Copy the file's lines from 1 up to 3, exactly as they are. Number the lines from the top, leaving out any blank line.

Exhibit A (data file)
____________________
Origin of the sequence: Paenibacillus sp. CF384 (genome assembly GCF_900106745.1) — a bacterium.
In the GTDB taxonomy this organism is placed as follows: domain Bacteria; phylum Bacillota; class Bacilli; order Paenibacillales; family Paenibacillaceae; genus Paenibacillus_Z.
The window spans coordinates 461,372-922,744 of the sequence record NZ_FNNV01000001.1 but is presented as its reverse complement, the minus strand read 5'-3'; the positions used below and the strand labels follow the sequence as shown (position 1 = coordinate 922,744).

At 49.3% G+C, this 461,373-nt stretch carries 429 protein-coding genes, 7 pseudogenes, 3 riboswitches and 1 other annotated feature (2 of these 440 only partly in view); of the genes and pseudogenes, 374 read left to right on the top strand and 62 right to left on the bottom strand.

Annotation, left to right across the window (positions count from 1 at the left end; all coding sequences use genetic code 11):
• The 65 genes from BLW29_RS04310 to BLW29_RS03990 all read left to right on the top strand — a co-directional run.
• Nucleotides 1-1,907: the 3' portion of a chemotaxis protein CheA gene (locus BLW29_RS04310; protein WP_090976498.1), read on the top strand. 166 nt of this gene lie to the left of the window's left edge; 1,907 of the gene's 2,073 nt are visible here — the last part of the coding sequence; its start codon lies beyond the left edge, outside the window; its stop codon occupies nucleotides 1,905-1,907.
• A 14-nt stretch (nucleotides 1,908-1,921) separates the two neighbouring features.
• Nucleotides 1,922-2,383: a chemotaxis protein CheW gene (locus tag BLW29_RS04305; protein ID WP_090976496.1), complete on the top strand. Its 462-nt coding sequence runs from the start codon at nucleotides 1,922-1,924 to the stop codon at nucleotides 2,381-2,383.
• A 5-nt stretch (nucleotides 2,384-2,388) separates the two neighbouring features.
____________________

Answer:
Origin of the sequence: Paenibacillus sp. CF384 (genome assembly GCF_900106745.1) — a bacterium.
In the GTDB taxonomy this organism is placed as follows: domain Bacteria; phylum Bacillota; class Bacilli; order Paenibacillales; family Paenibacillaceae; genus Paenibacillus_Z.
The window spans coordinates 461,372-922,744 of the sequence record NZ_FNNV01000001.1 but is presented as its reverse complement, the minus strand read 5'-3'; the positions used below and the strand labels follow the sequence as shown (position 1 = coordinate 922,744).